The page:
The Malaysian government’s perpetuation of malicious narratives against Rohingya refugees has heightened since the escape of 528 detainees from the Sungai Bakap Immigration Detention Depot on 20 April. The Malaysian government must immediately drop its deeply damaging narrative towards Rohingya refugees in order to protect their security and wellbeing, said ARTICLE 19.
The reckless and discriminatory comments of Hamzah Zainudin, the Minister of Home Affairs—including a senseless call for refugees to leave Malaysia ‘if they want freedom’—raises urgent concerns about the government’s commitment to protect human rights, including the rights to equality, non-discrimination, non-refoulement, life, liberty, and security of person. Hamzah Zainudin’s words likely contributed to the wave of hate speech towards Rohingya refugees that subsequently circulated on social media.
“The use of hateful rhetoric by authorities following the events of 20 April highlights the persisting discrimination and xenophobia perpetuated by people in power against migrants, including Rohingya refugees,” said Nalini Elumalai, ARTICLE 19’s Senior Malaysia Program Officer. “It is dangerous to underestimate the risk that discriminatory and dehumanising language poses to Rohingya refugees. Public figures should set an example by condemning, not promoting, the discrimination that Rohingya refugees face in Malaysia.”
On 20 April 2022, 528 Rohingya refugees escaped from the Sungai Bakap Immigration Detention Depot in Northern Malaysia following a protest. Tragically, the events led to the accidental death of six refugees as they fled. The refugees had been held in the centre for up to two years since arriving in Malaysian waters in 2020. The incident raises serious concerns about conditions in immigration detention centres and the ability of detainees to effectively raise concerns about these conditions. There have been previous reports of deaths in immigration detention due to lack of access to healthcare and poor conditions. The Sungai Bakap centre was housing 664 refugees including 137 children. Villagers reported some of the escaped refugees approaching them for water, complaining of thirst—escalating concerns about the treatment of the refugees in the centre.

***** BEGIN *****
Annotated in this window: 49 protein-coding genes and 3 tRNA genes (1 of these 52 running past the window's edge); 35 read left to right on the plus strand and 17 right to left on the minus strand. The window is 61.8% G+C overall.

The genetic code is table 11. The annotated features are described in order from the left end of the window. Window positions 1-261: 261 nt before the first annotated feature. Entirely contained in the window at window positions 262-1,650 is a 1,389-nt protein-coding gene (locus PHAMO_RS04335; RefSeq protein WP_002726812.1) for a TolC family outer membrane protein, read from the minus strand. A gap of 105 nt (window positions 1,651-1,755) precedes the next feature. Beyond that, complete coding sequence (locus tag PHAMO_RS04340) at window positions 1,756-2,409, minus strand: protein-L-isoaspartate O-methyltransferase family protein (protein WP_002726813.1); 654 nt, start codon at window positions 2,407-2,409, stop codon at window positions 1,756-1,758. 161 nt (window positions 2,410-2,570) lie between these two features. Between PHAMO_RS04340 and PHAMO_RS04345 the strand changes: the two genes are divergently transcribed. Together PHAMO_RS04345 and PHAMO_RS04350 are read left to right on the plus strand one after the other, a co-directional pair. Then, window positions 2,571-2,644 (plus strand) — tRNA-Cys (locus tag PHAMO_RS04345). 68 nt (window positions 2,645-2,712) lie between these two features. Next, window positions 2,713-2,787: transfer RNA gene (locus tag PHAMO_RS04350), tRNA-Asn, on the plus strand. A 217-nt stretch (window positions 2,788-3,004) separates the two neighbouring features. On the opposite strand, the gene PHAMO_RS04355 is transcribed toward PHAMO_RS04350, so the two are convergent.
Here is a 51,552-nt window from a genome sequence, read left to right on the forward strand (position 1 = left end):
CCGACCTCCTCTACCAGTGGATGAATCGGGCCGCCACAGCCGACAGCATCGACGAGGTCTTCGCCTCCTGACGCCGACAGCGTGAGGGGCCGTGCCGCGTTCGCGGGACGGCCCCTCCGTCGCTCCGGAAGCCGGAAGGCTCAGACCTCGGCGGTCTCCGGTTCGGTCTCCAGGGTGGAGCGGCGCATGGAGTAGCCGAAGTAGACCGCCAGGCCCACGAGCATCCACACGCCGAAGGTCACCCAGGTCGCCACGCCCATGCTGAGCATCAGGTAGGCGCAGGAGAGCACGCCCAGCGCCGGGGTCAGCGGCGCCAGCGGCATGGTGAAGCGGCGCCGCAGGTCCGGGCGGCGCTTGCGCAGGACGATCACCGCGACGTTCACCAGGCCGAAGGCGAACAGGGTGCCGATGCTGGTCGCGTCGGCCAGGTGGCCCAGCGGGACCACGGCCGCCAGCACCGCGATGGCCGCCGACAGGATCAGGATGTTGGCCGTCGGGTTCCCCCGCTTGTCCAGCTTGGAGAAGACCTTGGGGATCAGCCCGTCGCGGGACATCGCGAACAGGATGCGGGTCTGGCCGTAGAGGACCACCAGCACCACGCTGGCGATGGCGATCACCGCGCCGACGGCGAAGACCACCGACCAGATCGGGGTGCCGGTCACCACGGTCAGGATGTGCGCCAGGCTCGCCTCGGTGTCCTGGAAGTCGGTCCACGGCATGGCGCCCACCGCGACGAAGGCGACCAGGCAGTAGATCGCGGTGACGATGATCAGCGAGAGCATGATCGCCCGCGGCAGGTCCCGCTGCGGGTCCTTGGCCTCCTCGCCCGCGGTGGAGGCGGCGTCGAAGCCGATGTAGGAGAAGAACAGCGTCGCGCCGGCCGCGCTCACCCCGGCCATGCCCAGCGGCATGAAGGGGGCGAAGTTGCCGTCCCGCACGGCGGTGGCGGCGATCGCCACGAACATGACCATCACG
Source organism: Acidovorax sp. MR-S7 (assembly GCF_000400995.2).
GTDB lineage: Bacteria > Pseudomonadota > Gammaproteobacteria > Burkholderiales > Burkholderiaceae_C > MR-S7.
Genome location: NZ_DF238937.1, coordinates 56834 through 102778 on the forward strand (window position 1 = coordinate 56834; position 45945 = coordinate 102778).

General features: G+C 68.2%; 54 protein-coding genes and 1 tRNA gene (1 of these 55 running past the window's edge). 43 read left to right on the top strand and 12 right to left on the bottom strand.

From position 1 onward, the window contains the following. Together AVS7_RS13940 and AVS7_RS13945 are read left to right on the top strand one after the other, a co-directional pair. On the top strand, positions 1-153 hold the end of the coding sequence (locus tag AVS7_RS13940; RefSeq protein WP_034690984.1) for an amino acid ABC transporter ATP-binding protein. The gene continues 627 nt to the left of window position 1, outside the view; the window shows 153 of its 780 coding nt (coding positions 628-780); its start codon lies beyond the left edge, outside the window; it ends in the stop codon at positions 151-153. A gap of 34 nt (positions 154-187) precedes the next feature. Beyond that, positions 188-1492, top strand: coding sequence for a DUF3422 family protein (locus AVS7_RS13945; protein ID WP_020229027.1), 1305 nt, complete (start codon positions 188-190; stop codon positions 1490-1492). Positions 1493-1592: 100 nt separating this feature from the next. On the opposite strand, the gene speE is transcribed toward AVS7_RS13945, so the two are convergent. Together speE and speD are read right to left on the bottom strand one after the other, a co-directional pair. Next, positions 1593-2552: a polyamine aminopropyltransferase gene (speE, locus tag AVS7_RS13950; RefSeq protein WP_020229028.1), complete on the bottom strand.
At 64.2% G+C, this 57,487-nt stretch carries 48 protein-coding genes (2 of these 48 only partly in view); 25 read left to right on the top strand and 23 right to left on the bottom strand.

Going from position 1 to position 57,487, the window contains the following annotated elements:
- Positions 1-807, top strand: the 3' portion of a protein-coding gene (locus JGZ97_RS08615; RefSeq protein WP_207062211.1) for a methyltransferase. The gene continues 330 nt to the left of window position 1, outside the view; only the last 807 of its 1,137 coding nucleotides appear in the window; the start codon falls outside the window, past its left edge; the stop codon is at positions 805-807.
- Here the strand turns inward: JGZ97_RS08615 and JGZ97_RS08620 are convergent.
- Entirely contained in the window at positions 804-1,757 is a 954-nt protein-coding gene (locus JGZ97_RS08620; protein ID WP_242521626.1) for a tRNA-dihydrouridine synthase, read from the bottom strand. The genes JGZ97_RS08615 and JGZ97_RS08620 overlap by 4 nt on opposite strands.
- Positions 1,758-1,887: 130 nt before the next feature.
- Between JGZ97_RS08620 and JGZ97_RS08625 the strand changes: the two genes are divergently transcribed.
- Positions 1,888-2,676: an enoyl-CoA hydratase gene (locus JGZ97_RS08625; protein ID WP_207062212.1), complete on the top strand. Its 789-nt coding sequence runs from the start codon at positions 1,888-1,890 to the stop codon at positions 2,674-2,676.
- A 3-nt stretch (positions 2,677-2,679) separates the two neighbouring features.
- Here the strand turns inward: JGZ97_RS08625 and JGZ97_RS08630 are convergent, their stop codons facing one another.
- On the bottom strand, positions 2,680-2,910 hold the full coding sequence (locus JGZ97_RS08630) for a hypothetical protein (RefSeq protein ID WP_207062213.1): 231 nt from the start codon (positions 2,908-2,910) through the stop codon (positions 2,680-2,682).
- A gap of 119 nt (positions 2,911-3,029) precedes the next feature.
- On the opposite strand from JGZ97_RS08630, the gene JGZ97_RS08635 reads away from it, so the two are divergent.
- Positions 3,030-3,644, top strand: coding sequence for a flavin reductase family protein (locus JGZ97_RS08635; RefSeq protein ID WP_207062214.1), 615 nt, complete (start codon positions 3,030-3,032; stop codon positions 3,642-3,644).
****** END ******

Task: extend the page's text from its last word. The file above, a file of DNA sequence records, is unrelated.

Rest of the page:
ARTICLE 19 is deeply concerned by the statements of the Minister of Home Affairs following the break-out, including his assertion that detention is a deterrent to warn other refugees from entering the country. His words show a complete lack of empathy for the plight of refugees forced to flee their home countries and a fundamental misunderstanding of Malaysia’s obligations under international law to protect refugees. The rights to equality, non-discrimination, non-refoulement, life, liberty, and security of person are rights protected by customary international law, binding on all states, and reflected in the Universal Declaration of Human Rights.
The Minister hypothesised that being held in a cramped space was a possible reason for the break-out, raising further concern about the conditions of detention. However, he has thus far failed to address the treatment of refugees within the Sungai Bakap Immigration Detention Depot (and other centres) that led to the events of 20 April, nor has he provided any assurance that the rights of the refugees—including the right to access adequate healthcare—are being upheld. The Minister went further and said that he will review the issuance of United Nations High Commissioner for Refugees (UNHCR) cards to the Rohingya refugees that are seeking asylum in Malaysia.
Of serious concern, the UNHCR has not received approval from Malaysian immigration authorities to access any immigration detention centres in the country since August 2019. The prolonged detention of detainees, including children, is an acute concern. According to the International Detention Coalition, ‘under international law, immigration detention is only meant to be used as a last resort and where it is necessary, reasonable, and proportionate to a legitimate government objective.’
ARTICLE 19’s Hate Speech Toolkit provides a guide to identifying ‘hate speech’ and how to effectively counter it while protecting the rights to freedom of expression and equality. The toolkit highlights the importance of government officials in recognising and responding to intolerance and discrimination, including instances of ‘hate speech’.
UN Human Rights Council Resolution 16/18 calls on states to speak out ‘against intolerance, including advocacy of religious hatred that constitutes incitement to discrimination, hostility or violence.’ On 14 October 2021, the UN General Assembly elected Malaysia to join the Human Rights Council from 2022 to 2024. Malaysia should show its commitment to human rights by implementing the resolutions of the Council, including those made in Resolution 16/18.
“The government could enhance the public’s understanding of refugees by using an inclusive narrative instead of cultivating public hostility through the isolating dichotomy of ‘us vs them’ that it currently perpetuates,” said Nalini Elumalai. “Authorities must ensure the rights of all people, including refugees, are upheld on its soil and in its waters. They must immediately allow humanitarian actors access to immigration detention centres and permit SUHAKAM to carry out an independent investigation into the concerning conditions at the Sungai Bakap Immigration Detention Depot.”
For more information
Nalini Elumalai, Senior Malaysia Program Officer at ARTICLE 19, email@example.com.